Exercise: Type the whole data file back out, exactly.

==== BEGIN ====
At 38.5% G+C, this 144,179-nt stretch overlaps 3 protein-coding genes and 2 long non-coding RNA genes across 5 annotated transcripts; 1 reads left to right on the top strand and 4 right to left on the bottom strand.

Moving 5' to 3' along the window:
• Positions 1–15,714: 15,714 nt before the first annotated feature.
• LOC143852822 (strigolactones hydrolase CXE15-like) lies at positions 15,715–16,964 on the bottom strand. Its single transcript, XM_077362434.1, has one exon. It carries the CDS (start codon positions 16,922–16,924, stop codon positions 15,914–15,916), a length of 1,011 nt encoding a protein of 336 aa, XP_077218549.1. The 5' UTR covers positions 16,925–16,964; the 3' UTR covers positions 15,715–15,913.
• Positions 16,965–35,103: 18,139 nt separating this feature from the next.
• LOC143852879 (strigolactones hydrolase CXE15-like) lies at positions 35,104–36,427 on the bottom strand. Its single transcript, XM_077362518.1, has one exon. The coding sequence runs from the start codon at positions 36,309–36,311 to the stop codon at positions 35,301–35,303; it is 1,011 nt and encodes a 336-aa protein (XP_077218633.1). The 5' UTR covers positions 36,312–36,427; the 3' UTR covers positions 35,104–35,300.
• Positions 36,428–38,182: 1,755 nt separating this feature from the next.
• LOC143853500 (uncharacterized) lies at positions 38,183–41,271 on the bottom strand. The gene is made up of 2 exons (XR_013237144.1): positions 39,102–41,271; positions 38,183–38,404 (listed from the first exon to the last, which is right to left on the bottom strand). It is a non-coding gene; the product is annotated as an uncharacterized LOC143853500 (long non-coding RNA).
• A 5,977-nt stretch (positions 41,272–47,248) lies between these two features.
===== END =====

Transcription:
At 38.5% G+C, this 144,179-nt stretch overlaps 3 protein-coding genes and 2 long non-coding RNA genes across 5 annotated transcripts; 1 reads left to right on the top strand and 4 right to left on the bottom strand.

Moving 5' to 3' along the window:
• Positions 1–15,714: 15,714 nt before the first annotated feature.
• LOC143852822 (strigolactones hydrolase CXE15-like) lies at positions 15,715–16,964 on the bottom strand. Its single transcript, XM_077362434.1, has one exon. It carries the CDS (start codon positions 16,922–16,924, stop codon positions 15,914–15,916), a length of 1,011 nt encoding a protein of 336 aa, XP_077218549.1. The 5' UTR covers positions 16,925–16,964; the 3' UTR covers positions 15,715–15,913.
• Positions 16,965–35,103: 18,139 nt separating this feature from the next.
• LOC143852879 (strigolactones hydrolase CXE15-like) lies at positions 35,104–36,427 on the bottom strand. Its single transcript, XM_077362518.1, has one exon. The coding sequence runs from the start codon at positions 36,309–36,311 to the stop codon at positions 35,301–35,303; it is 1,011 nt and encodes a 336-aa protein (XP_077218633.1). The 5' UTR covers positions 36,312–36,427; the 3' UTR covers positions 35,104–35,300.
• Positions 36,428–38,182: 1,755 nt separating this feature from the next.
• LOC143853500 (uncharacterized) lies at positions 38,183–41,271 on the bottom strand. The gene is made up of 2 exons (XR_013237144.1): positions 39,102–41,271; positions 38,183–38,404 (listed from the first exon to the last, which is right to left on the bottom strand). It is a non-coding gene; the product is annotated as an uncharacterized LOC143853500 (long non-coding RNA).
• A 5,977-nt stretch (positions 41,272–47,248) lies between these two features.